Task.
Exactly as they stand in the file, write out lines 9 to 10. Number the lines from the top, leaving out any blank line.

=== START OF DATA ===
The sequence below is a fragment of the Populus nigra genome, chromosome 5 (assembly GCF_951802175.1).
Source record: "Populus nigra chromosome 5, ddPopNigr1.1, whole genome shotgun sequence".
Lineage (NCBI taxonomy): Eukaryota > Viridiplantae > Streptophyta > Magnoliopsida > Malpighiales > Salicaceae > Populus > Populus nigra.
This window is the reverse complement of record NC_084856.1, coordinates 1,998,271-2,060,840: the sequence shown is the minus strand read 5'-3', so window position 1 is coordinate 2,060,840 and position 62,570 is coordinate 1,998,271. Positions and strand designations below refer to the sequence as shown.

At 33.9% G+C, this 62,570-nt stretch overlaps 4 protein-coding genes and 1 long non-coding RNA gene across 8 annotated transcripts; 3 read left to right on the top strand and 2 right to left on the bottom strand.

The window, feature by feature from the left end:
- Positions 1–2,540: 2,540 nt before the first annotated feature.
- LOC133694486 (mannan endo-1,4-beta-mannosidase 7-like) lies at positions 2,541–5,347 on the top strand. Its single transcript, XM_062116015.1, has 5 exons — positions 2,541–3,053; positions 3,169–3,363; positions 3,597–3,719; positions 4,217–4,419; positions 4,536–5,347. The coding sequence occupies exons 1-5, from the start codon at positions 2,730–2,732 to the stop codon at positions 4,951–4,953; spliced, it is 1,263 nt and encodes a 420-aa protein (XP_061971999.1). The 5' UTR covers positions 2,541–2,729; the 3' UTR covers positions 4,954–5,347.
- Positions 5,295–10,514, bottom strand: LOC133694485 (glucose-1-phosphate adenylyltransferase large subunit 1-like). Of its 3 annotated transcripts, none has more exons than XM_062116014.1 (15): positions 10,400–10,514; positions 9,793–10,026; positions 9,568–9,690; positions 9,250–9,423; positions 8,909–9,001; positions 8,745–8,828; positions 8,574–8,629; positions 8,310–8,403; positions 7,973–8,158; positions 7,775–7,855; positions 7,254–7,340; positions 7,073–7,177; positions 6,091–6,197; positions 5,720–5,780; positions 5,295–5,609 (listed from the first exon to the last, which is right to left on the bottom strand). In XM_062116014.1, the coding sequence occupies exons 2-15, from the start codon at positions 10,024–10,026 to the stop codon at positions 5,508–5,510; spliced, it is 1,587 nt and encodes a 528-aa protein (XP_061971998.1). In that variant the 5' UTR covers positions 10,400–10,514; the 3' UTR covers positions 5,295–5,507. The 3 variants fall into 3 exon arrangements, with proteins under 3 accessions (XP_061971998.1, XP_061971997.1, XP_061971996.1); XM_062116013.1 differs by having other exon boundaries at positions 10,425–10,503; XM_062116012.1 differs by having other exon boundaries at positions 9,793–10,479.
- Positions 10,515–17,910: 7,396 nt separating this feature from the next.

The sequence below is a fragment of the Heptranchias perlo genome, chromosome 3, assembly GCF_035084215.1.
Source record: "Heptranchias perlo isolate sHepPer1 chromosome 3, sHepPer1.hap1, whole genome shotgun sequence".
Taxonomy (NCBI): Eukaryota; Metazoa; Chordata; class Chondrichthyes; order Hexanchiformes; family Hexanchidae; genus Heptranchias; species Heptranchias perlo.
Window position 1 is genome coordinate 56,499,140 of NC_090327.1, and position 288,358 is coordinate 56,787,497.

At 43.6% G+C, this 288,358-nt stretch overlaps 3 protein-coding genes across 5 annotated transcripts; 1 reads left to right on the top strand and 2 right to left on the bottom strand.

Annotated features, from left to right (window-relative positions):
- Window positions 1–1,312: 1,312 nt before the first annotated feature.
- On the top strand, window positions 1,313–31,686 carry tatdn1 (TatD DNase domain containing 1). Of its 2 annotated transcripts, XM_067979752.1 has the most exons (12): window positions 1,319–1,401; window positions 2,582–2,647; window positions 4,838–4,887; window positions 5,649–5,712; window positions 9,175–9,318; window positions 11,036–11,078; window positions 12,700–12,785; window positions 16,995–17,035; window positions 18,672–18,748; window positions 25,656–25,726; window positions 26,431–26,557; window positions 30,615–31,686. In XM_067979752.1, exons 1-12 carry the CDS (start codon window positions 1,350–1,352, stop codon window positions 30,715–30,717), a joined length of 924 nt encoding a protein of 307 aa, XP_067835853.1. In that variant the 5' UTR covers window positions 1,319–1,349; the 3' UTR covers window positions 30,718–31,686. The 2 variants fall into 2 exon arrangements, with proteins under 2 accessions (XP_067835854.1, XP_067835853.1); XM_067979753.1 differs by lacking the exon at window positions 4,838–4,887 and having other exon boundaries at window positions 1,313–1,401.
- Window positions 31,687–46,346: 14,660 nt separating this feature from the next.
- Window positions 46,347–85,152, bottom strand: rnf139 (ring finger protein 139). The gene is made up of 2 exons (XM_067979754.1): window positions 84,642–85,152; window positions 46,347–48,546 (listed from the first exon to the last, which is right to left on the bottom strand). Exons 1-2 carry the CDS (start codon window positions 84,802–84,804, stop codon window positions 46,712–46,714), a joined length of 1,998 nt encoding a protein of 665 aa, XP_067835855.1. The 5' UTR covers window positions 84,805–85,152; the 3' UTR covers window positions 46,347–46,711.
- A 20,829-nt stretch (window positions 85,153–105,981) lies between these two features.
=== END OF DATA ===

- Positions 5,295–10,514, bottom strand: LOC133694485 (glucose-1-phosphate adenylyltransferase large subunit 1-like). Of its 3 annotated transcripts, none has more exons than XM_062116014.1 (15): positions 10,400–10,514; positions 9,793–10,026; positions 9,568–9,690; positions 9,250–9,423; positions 8,909–9,001; positions 8,745–8,828; positions 8,574–8,629; positions 8,310–8,403; positions 7,973–8,158; positions 7,775–7,855; positions 7,254–7,340; positions 7,073–7,177; positions 6,091–6,197; positions 5,720–5,780; positions 5,295–5,609 (listed from the first exon to the last, which is right to left on the bottom strand). In XM_062116014.1, the coding sequence occupies exons 2-15, from the start codon at positions 10,024–10,026 to the stop codon at positions 5,508–5,510; spliced, it is 1,587 nt and encodes a 528-aa protein (XP_061971998.1). In that variant the 5' UTR covers positions 10,400–10,514; the 3' UTR covers positions 5,295–5,507. The 3 variants fall into 3 exon arrangements, with proteins under 3 accessions (XP_061971998.1, XP_061971997.1, XP_061971996.1); XM_062116013.1 differs by having other exon boundaries at positions 10,425–10,503; XM_062116012.1 differs by having other exon boundaries at positions 9,793–10,479.
- Positions 10,515–17,910: 7,396 nt separating this feature from the next.